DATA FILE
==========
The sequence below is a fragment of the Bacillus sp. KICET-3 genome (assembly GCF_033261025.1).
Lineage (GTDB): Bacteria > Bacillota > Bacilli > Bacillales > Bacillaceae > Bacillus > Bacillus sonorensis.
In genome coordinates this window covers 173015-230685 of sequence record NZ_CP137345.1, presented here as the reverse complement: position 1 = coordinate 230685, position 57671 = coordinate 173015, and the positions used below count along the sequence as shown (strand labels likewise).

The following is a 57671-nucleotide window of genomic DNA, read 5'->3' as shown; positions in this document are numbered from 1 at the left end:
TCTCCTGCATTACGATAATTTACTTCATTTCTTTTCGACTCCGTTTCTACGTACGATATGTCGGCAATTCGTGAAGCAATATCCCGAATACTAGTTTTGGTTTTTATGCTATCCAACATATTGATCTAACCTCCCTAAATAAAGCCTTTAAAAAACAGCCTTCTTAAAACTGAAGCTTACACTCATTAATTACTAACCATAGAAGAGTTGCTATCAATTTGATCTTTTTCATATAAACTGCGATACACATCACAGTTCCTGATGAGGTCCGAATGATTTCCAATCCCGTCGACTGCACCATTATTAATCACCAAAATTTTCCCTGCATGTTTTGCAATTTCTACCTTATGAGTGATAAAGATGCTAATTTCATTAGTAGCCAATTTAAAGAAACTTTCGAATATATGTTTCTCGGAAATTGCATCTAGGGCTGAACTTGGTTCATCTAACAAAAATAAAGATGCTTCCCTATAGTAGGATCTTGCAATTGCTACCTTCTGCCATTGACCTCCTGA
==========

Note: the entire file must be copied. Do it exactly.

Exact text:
The sequence below is a fragment of the Bacillus sp. KICET-3 genome (assembly GCF_033261025.1).
Lineage (GTDB): Bacteria > Bacillota > Bacilli > Bacillales > Bacillaceae > Bacillus > Bacillus sonorensis.
In genome coordinates this window covers 173015-230685 of sequence record NZ_CP137345.1, presented here as the reverse complement: position 1 = coordinate 230685, position 57671 = coordinate 173015, and the positions used below count along the sequence as shown (strand labels likewise).

The following is a 57671-nucleotide window of genomic DNA, read 5'->3' as shown; positions in this document are numbered from 1 at the left end:
TCTCCTGCATTACGATAATTTACTTCATTTCTTTTCGACTCCGTTTCTACGTACGATATGTCGGCAATTCGTGAAGCAATATCCCGAATACTAGTTTTGGTTTTTATGCTATCCAACATATTGATCTAACCTCCCTAAATAAAGCCTTTAAAAAACAGCCTTCTTAAAACTGAAGCTTACACTCATTAATTACTAACCATAGAAGAGTTGCTATCAATTTGATCTTTTTCATATAAACTGCGATACACATCACAGTTCCTGATGAGGTCCGAATGATTTCCAATCCCGTCGACTGCACCATTATTAATCACCAAAATTTTCCCTGCATGTTTTGCAATTTCTACCTTATGAGTGATAAAGATGCTAATTTCATTAGTAGCCAATTTAAAGAAACTTTCGAATATATGTTTCTCGGAAATTGCATCTAGGGCTGAACTTGGTTCATCTAACAAAAATAAAGATGCTTCCCTATAGTAGGATCTTGCAATTGCTACCTTCTGCCATTGACCTCCTGA